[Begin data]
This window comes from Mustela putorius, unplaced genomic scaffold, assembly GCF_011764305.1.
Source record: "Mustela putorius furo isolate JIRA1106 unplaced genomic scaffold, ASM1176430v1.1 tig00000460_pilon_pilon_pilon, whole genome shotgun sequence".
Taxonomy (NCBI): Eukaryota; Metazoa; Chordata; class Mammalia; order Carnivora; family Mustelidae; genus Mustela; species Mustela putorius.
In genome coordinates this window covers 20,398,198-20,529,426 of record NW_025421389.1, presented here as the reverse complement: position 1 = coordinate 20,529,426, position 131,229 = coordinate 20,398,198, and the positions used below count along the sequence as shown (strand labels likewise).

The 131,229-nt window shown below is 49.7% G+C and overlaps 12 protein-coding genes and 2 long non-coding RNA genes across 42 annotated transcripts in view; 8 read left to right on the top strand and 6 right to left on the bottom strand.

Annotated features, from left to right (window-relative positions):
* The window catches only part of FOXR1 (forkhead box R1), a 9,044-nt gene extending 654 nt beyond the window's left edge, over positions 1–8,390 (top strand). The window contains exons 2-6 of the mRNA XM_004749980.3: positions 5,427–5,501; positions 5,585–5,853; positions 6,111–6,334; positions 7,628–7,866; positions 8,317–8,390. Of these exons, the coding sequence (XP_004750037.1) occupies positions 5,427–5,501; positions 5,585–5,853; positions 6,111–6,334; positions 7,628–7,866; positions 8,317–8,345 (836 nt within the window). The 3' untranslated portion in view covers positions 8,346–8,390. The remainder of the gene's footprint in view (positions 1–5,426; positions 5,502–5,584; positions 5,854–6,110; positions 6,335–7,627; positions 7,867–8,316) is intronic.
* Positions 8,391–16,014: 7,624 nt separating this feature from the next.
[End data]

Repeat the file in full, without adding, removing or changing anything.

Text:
This window comes from Mustela putorius, unplaced genomic scaffold, assembly GCF_011764305.1.
Source record: "Mustela putorius furo isolate JIRA1106 unplaced genomic scaffold, ASM1176430v1.1 tig00000460_pilon_pilon_pilon, whole genome shotgun sequence".
Taxonomy (NCBI): Eukaryota; Metazoa; Chordata; class Mammalia; order Carnivora; family Mustelidae; genus Mustela; species Mustela putorius.
In genome coordinates this window covers 20,398,198-20,529,426 of record NW_025421389.1, presented here as the reverse complement: position 1 = coordinate 20,529,426, position 131,229 = coordinate 20,398,198, and the positions used below count along the sequence as shown (strand labels likewise).

The 131,229-nt window shown below is 49.7% G+C and overlaps 12 protein-coding genes and 2 long non-coding RNA genes across 42 annotated transcripts in view; 8 read left to right on the top strand and 6 right to left on the bottom strand.

Annotated features, from left to right (window-relative positions):
* The window catches only part of FOXR1 (forkhead box R1), a 9,044-nt gene extending 654 nt beyond the window's left edge, over positions 1–8,390 (top strand). The window contains exons 2-6 of the mRNA XM_004749980.3: positions 5,427–5,501; positions 5,585–5,853; positions 6,111–6,334; positions 7,628–7,866; positions 8,317–8,390. Of these exons, the coding sequence (XP_004750037.1) occupies positions 5,427–5,501; positions 5,585–5,853; positions 6,111–6,334; positions 7,628–7,866; positions 8,317–8,345 (836 nt within the window). The 3' untranslated portion in view covers positions 8,346–8,390. The remainder of the gene's footprint in view (positions 1–5,426; positions 5,502–5,584; positions 5,854–6,110; positions 6,335–7,627; positions 7,867–8,316) is intronic.
* Positions 8,391–16,014: 7,624 nt separating this feature from the next.